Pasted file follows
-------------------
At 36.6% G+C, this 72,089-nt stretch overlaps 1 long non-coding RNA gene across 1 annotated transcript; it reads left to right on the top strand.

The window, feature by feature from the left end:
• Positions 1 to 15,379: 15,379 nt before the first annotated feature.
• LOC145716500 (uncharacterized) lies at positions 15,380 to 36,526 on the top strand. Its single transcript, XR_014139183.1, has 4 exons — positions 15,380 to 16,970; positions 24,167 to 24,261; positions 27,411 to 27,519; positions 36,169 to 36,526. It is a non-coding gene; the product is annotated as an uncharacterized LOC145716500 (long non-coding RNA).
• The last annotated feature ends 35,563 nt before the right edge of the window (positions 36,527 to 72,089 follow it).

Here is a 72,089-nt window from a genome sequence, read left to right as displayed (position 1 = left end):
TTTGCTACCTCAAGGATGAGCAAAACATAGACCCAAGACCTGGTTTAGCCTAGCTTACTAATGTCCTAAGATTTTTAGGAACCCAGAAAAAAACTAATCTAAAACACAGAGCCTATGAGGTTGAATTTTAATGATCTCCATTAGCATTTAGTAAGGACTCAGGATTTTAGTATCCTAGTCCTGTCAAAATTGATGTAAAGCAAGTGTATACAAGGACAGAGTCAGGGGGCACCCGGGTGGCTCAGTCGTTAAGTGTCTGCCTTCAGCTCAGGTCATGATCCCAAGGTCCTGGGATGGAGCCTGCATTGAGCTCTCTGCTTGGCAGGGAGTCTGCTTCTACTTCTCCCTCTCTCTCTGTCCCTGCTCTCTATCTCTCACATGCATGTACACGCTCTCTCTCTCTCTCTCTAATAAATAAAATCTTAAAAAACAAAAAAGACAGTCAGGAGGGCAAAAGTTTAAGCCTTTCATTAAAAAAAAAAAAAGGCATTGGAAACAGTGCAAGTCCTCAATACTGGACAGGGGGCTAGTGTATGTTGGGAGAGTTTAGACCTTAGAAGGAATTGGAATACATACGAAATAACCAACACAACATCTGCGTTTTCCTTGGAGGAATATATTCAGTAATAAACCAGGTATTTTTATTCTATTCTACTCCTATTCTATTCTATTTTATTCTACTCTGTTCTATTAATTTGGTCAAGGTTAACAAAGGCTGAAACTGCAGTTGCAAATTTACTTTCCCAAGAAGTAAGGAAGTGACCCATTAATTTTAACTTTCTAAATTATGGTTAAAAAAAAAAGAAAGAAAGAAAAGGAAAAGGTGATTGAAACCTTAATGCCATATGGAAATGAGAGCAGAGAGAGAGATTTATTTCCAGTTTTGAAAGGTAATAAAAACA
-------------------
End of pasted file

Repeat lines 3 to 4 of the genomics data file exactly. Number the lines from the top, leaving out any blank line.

• Positions 1 to 15,379: 15,379 nt before the first annotated feature.
• LOC145716500 (uncharacterized) lies at positions 15,380 to 36,526 on the top strand. Its single transcript, XR_014139183.1, has 4 exons — positions 15,380 to 16,970; positions 24,167 to 24,261; positions 27,411 to 27,519; positions 36,169 to 36,526. It is a non-coding gene; the product is annotated as an uncharacterized LOC145716500 (long non-coding RNA).